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No crying in football

Join senior editor Vic Ketchman as he tackles the fans' tough questions.

Rajesh from Jacksonville:
Besides Stroud, are there any Jaguars first-round picks that made it to the Pro-Bowl?

Vic: Tony Boselli, Kevin Hardy and John Henderson are Jaguars first-round picks who also played in the Pro Bowl.

Tim from Jacksonville:
What do you think of quarterbacks that are way past their primes and are still not hanging it up? Quarterbacks like Drew Bledsoe.

Vic: Professional football is about the money. As long as there's a market for a quarterback's services, he's going to play. There's too much money involved to turn it down. What I don't understand is why teams are reluctant to move on at the position. Eventually, you have to go through the growing pains of developing a young quarterback. Why delay? New England didn't delay. Neither did Philadelphia, Indianapolis, Pittsburgh, Atlanta, Jacksonville and a lot of other teams that are happy now they moved on at the position. If you're going to develop anything lasting at that position, you gotta pull the trigger on a young guy who has talent worthy of investment. Cincinnati waited a year with Carson Palmer and, in my opinion, it was a wasted year. Would you rather have Dallas' situation? Denver's? Not every young quarterback, of course, turns out to be "The Man." Tim Couch and Akili Smith failed, and Joey Harrington and Kyle Boller may not be the right guys either, but you better find out as soon as possible because those guys are making a lot of money. Get 'em good or get 'em gone.

Cannon from Jacksonville:
I was wondering when training camp officially begins. More importantly, when will the practices be open to the public?

Vic: The first practice of training camp will be on July 30. It will be open to the public. A formal schedule of training camp practices and fan attendance will be announced in late June. That schedule will come directly from Jack Del Rio.

Nicholas from Jacksonville:
Do you think a more polarized revenue sharing agreement would really drive the cap up? It seems like teams would be constrained by the cap and that just because their profits are higher they wouldn't be able to circumvent the cap constraints. How would it drive up future caps?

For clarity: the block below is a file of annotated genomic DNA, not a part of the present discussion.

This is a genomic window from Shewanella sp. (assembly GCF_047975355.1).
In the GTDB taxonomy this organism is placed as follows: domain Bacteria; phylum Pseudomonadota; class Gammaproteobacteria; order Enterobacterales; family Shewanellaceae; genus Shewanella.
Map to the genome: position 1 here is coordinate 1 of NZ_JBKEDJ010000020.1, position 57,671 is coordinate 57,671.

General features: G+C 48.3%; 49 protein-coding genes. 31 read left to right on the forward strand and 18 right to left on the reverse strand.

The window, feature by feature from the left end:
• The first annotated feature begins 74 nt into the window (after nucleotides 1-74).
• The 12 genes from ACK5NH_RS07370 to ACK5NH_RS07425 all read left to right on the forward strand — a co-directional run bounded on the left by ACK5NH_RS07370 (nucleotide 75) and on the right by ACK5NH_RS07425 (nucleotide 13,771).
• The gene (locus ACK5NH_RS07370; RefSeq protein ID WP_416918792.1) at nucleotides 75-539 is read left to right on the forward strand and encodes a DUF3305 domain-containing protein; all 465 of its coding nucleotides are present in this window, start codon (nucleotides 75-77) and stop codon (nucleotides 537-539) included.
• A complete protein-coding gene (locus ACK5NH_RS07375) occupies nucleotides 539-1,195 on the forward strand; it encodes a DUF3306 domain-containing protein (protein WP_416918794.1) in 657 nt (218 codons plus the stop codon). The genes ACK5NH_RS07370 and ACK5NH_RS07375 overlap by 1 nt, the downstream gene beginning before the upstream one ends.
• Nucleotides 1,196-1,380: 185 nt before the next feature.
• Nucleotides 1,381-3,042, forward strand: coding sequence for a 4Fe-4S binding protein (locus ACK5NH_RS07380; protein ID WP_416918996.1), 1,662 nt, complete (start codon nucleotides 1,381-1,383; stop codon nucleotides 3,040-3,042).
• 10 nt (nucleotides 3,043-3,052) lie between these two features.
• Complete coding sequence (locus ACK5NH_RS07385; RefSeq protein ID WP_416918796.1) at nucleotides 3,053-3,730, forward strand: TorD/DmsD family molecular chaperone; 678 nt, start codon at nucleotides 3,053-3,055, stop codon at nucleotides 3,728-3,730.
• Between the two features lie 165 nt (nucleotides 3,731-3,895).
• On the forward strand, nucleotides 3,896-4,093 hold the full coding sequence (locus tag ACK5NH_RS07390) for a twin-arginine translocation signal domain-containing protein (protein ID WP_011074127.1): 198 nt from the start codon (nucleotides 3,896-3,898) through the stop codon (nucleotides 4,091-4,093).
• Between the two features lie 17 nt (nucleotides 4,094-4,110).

Vic: The annual salary cap figure, which is $85 million this year, is determined by a percentage of the league's defined gross revenues. This year, the players will receive 65.5 percent of the league's defined gross revenues. As those revenues increase, so does the cap figure. The fear is that if large-market teams are unbridled in their revenue-generating efforts, the cap will eventually go too high for small-market teams to afford. Don't forget, there's a minimum cap, too. Just in the 10 years of the Jaguars' existence, the cap has gone from about $35 million to $85 million. Obviously, if the league continues to push the revenue envelope as it has over the past 10 years, the cap figure for 2015 could become a major obstacle for franchises in places such as Jacksonville to remain competitive with the big-market teams.

Andrew from New York, NY:
Which would be more beneficial for a small-market team such as the Steelers? To build a bigger stadium to hold more fans and increase ticket sales? I know they just built one but they seem to have a huge fan base and the stadium is still packed! Why can't they generate more revenue? Where are they falling short? LA has tried and failed so many times. Why is there still such allure?